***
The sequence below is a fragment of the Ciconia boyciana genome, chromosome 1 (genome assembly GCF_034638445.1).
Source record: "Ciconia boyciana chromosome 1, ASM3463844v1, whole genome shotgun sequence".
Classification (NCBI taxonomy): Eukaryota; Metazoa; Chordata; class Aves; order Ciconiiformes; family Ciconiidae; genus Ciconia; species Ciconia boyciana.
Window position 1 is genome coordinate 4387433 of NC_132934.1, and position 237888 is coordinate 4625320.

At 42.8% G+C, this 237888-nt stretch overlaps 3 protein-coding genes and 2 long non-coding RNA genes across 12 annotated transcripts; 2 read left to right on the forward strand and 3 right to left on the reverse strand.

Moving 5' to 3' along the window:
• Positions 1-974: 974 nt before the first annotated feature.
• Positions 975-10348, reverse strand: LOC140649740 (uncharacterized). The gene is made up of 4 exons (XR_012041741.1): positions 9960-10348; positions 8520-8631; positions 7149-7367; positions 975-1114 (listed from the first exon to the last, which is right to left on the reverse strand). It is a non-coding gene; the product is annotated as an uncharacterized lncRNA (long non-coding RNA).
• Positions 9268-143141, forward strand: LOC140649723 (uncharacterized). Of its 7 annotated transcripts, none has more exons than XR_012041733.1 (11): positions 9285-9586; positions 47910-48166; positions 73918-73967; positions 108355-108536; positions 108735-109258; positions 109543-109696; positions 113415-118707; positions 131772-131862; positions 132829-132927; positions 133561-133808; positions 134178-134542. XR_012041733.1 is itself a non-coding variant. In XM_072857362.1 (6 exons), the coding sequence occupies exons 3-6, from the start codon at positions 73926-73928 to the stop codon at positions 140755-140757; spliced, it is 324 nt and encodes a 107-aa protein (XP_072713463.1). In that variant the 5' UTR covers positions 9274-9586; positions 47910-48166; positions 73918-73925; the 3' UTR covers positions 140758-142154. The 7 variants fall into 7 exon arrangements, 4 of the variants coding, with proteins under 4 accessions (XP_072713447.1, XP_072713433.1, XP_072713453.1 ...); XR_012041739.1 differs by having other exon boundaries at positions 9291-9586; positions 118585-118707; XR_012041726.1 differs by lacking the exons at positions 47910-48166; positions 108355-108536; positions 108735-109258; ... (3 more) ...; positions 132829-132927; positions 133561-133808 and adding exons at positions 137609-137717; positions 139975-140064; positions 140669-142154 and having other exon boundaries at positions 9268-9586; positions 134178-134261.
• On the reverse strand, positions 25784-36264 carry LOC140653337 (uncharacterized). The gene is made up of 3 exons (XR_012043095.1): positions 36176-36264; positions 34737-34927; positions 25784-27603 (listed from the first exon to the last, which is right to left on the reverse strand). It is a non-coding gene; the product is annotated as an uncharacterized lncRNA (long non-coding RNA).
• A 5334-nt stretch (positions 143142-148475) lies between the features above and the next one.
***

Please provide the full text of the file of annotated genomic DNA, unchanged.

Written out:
The sequence below is a fragment of the Ciconia boyciana genome, chromosome 1 (genome assembly GCF_034638445.1).
Source record: "Ciconia boyciana chromosome 1, ASM3463844v1, whole genome shotgun sequence".
Classification (NCBI taxonomy): Eukaryota; Metazoa; Chordata; class Aves; order Ciconiiformes; family Ciconiidae; genus Ciconia; species Ciconia boyciana.
Window position 1 is genome coordinate 4387433 of NC_132934.1, and position 237888 is coordinate 4625320.

At 42.8% G+C, this 237888-nt stretch overlaps 3 protein-coding genes and 2 long non-coding RNA genes across 12 annotated transcripts; 2 read left to right on the forward strand and 3 right to left on the reverse strand.

Moving 5' to 3' along the window:
• Positions 1-974: 974 nt before the first annotated feature.
• Positions 975-10348, reverse strand: LOC140649740 (uncharacterized). The gene is made up of 4 exons (XR_012041741.1): positions 9960-10348; positions 8520-8631; positions 7149-7367; positions 975-1114 (listed from the first exon to the last, which is right to left on the reverse strand). It is a non-coding gene; the product is annotated as an uncharacterized lncRNA (long non-coding RNA).
• Positions 9268-143141, forward strand: LOC140649723 (uncharacterized). Of its 7 annotated transcripts, none has more exons than XR_012041733.1 (11): positions 9285-9586; positions 47910-48166; positions 73918-73967; positions 108355-108536; positions 108735-109258; positions 109543-109696; positions 113415-118707; positions 131772-131862; positions 132829-132927; positions 133561-133808; positions 134178-134542. XR_012041733.1 is itself a non-coding variant. In XM_072857362.1 (6 exons), the coding sequence occupies exons 3-6, from the start codon at positions 73926-73928 to the stop codon at positions 140755-140757; spliced, it is 324 nt and encodes a 107-aa protein (XP_072713463.1). In that variant the 5' UTR covers positions 9274-9586; positions 47910-48166; positions 73918-73925; the 3' UTR covers positions 140758-142154. The 7 variants fall into 7 exon arrangements, 4 of the variants coding, with proteins under 4 accessions (XP_072713447.1, XP_072713433.1, XP_072713453.1 ...); XR_012041739.1 differs by having other exon boundaries at positions 9291-9586; positions 118585-118707; XR_012041726.1 differs by lacking the exons at positions 47910-48166; positions 108355-108536; positions 108735-109258; ... (3 more) ...; positions 132829-132927; positions 133561-133808 and adding exons at positions 137609-137717; positions 139975-140064; positions 140669-142154 and having other exon boundaries at positions 9268-9586; positions 134178-134261.
• On the reverse strand, positions 25784-36264 carry LOC140653337 (uncharacterized). The gene is made up of 3 exons (XR_012043095.1): positions 36176-36264; positions 34737-34927; positions 25784-27603 (listed from the first exon to the last, which is right to left on the reverse strand). It is a non-coding gene; the product is annotated as an uncharacterized lncRNA (long non-coding RNA).
• A 5334-nt stretch (positions 143142-148475) lies between the features above and the next one.